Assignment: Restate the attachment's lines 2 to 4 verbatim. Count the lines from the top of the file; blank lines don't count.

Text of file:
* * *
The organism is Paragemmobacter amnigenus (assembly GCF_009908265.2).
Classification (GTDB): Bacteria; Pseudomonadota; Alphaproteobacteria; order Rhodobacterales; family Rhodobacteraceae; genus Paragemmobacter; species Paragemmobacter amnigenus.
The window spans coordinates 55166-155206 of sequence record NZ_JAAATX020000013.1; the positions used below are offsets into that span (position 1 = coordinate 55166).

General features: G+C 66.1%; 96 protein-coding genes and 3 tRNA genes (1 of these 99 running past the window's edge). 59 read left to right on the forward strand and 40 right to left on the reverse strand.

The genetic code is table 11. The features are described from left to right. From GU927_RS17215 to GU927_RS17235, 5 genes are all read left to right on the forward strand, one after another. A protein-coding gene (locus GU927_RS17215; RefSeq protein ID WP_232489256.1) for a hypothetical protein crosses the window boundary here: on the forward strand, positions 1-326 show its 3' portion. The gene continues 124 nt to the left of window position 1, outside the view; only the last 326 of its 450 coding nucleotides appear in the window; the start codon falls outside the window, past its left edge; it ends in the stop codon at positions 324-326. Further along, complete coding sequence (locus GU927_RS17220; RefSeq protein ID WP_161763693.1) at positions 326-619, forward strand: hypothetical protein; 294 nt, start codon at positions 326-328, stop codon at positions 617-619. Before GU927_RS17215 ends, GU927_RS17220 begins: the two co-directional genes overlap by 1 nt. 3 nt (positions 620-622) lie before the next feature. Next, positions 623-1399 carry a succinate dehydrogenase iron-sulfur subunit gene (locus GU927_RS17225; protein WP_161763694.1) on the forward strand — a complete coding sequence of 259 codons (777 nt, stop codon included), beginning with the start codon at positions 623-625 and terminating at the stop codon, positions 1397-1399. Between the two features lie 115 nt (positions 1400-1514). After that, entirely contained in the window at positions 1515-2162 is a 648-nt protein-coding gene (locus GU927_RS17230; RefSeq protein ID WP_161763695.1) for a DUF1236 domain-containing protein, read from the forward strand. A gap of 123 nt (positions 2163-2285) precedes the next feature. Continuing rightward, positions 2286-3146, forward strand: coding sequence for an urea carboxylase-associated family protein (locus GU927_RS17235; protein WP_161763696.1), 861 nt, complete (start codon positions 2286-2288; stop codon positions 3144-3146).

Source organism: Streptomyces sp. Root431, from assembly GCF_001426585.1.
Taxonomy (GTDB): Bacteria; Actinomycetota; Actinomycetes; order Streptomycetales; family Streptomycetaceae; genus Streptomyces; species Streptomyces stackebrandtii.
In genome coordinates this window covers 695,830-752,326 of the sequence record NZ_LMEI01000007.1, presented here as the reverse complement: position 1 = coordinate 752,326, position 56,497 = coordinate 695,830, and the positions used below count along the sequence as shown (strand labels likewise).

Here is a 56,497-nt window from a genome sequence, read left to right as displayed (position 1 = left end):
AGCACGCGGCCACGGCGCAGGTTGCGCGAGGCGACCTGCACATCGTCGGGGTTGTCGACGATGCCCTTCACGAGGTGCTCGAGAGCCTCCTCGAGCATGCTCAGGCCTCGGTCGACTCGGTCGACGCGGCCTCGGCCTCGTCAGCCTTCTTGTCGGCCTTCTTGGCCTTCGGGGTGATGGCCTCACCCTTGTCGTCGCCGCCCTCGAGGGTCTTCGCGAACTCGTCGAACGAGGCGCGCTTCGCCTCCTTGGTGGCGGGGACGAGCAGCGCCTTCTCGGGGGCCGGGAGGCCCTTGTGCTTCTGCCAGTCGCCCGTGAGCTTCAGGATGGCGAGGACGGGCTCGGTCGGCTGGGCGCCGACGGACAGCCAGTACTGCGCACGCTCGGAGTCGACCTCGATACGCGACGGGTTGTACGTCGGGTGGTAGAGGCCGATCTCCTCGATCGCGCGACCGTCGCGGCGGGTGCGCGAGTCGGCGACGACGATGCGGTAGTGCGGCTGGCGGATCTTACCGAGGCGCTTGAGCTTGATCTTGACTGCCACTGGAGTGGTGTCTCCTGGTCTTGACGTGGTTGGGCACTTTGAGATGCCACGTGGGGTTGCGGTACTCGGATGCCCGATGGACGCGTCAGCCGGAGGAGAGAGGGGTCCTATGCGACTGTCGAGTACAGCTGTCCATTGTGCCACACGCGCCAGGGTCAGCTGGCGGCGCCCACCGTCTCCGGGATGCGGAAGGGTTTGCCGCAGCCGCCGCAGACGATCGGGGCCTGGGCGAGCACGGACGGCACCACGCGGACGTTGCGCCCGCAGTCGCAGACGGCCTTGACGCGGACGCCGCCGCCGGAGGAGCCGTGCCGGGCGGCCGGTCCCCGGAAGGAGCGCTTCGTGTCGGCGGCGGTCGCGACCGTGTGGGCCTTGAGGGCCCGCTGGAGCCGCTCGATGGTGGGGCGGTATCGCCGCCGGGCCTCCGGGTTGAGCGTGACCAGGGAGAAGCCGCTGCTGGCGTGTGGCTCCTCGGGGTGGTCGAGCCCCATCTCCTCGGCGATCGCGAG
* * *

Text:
Classification (GTDB): Bacteria; Pseudomonadota; Alphaproteobacteria; order Rhodobacterales; family Rhodobacteraceae; genus Paragemmobacter; species Paragemmobacter amnigenus.
The window spans coordinates 55166-155206 of sequence record NZ_JAAATX020000013.1; the positions used below are offsets into that span (position 1 = coordinate 55166).

General features: G+C 66.1%; 96 protein-coding genes and 3 tRNA genes (1 of these 99 running past the window's edge). 59 read left to right on the forward strand and 40 right to left on the reverse strand.